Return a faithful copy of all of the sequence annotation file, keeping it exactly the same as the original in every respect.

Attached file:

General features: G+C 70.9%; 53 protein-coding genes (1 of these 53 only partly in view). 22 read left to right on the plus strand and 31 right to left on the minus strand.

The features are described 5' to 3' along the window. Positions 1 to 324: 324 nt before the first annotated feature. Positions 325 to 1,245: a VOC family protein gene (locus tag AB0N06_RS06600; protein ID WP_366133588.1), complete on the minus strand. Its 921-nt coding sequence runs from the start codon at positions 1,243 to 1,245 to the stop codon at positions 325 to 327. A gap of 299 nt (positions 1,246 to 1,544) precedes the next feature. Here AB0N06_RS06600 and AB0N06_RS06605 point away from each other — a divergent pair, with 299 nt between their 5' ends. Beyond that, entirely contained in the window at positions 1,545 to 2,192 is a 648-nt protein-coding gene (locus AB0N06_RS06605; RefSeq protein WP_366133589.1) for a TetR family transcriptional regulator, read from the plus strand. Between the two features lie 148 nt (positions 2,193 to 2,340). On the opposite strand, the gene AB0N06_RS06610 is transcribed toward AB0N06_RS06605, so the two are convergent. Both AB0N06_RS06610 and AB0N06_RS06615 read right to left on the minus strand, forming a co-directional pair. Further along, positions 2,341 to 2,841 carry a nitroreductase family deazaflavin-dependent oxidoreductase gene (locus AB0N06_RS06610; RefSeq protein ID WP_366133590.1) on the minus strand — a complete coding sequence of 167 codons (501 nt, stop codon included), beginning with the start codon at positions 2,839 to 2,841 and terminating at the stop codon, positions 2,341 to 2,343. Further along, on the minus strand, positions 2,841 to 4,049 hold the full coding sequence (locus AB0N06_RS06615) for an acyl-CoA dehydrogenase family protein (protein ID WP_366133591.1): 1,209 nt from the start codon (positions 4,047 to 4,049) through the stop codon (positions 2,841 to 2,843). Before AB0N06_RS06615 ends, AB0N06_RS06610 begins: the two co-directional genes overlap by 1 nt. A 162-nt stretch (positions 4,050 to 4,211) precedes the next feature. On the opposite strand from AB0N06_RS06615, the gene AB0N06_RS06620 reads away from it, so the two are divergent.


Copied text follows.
General features: G+C 70.9%; 53 protein-coding genes (1 of these 53 only partly in view). 22 read left to right on the plus strand and 31 right to left on the minus strand.

The features are described 5' to 3' along the window. Positions 1 to 324: 324 nt before the first annotated feature. Positions 325 to 1,245: a VOC family protein gene (locus tag AB0N06_RS06600; protein ID WP_366133588.1), complete on the minus strand. Its 921-nt coding sequence runs from the start codon at positions 1,243 to 1,245 to the stop codon at positions 325 to 327. A gap of 299 nt (positions 1,246 to 1,544) precedes the next feature. Here AB0N06_RS06600 and AB0N06_RS06605 point away from each other — a divergent pair, with 299 nt between their 5' ends. Beyond that, entirely contained in the window at positions 1,545 to 2,192 is a 648-nt protein-coding gene (locus AB0N06_RS06605; RefSeq protein WP_366133589.1) for a TetR family transcriptional regulator, read from the plus strand. Between the two features lie 148 nt (positions 2,193 to 2,340). On the opposite strand, the gene AB0N06_RS06610 is transcribed toward AB0N06_RS06605, so the two are convergent. Both AB0N06_RS06610 and AB0N06_RS06615 read right to left on the minus strand, forming a co-directional pair. Further along, positions 2,341 to 2,841 carry a nitroreductase family deazaflavin-dependent oxidoreductase gene (locus AB0N06_RS06610; RefSeq protein ID WP_366133590.1) on the minus strand — a complete coding sequence of 167 codons (501 nt, stop codon included), beginning with the start codon at positions 2,839 to 2,841 and terminating at the stop codon, positions 2,341 to 2,343. Further along, on the minus strand, positions 2,841 to 4,049 hold the full coding sequence (locus AB0N06_RS06615) for an acyl-CoA dehydrogenase family protein (protein ID WP_366133591.1): 1,209 nt from the start codon (positions 4,047 to 4,049) through the stop codon (positions 2,841 to 2,843). Before AB0N06_RS06615 ends, AB0N06_RS06610 begins: the two co-directional genes overlap by 1 nt. A 162-nt stretch (positions 4,050 to 4,211) precedes the next feature. On the opposite strand from AB0N06_RS06615, the gene AB0N06_RS06620 reads away from it, so the two are divergent.